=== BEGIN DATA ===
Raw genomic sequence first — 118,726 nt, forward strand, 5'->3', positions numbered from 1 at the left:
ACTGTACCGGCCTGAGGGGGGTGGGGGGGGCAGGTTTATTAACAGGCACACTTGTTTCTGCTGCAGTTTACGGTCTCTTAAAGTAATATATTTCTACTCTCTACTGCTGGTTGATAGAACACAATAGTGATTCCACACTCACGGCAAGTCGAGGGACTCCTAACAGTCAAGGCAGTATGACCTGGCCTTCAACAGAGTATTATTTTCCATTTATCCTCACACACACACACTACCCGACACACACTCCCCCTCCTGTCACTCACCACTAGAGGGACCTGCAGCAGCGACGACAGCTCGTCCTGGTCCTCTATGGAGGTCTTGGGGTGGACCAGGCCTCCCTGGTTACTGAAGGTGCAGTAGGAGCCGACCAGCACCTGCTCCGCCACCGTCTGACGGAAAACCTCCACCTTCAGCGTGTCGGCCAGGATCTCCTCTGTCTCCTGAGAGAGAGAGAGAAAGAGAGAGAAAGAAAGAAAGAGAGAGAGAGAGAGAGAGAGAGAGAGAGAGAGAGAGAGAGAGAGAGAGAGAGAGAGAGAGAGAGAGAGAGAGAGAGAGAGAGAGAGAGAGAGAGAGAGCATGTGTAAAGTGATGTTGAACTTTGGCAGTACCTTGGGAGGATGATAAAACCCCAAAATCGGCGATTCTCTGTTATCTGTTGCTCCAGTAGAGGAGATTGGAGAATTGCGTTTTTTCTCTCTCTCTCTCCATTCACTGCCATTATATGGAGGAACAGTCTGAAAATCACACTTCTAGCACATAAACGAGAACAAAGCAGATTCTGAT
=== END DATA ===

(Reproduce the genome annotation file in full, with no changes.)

Raw genomic sequence first — 118,726 nt, forward strand, 5'->3', positions numbered from 1 at the left:
ACTGTACCGGCCTGAGGGGGGTGGGGGGGGCAGGTTTATTAACAGGCACACTTGTTTCTGCTGCAGTTTACGGTCTCTTAAAGTAATATATTTCTACTCTCTACTGCTGGTTGATAGAACACAATAGTGATTCCACACTCACGGCAAGTCGAGGGACTCCTAACAGTCAAGGCAGTATGACCTGGCCTTCAACAGAGTATTATTTTCCATTTATCCTCACACACACACACTACCCGACACACACTCCCCCTCCTGTCACTCACCACTAGAGGGACCTGCAGCAGCGACGACAGCTCGTCCTGGTCCTCTATGGAGGTCTTGGGGTGGACCAGGCCTCCCTGGTTACTGAAGGTGCAGTAGGAGCCGACCAGCACCTGCTCCGCCACCGTCTGACGGAAAACCTCCACCTTCAGCGTGTCGGCCAGGATCTCCTCTGTCTCCTGAGAGAGAGAGAGAAAGAGAGAGAAAGAAAGAAAGAGAGAGAGAGAGAGAGAGAGAGAGAGAGAGAGAGAGAGAGAGAGAGAGAGAGAGAGAGAGAGAGAGAGAGAGAGAGAGAGAGAGAGAGAGAGAGAGAGCATGTGTAAAGTGATGTTGAACTTTGGCAGTACCTTGGGAGGATGATAAAACCCCAAAATCGGCGATTCTCTGTTATCTGTTGCTCCAGTAGAGGAGATTGGAGAATTGCGTTTTTTCTCTCTCTCTCTCCATTCACTGCCATTATATGGAGGAACAGTCTGAAAATCACACTTCTAGCACATAAACGAGAACAAAGCAGATTCTGAT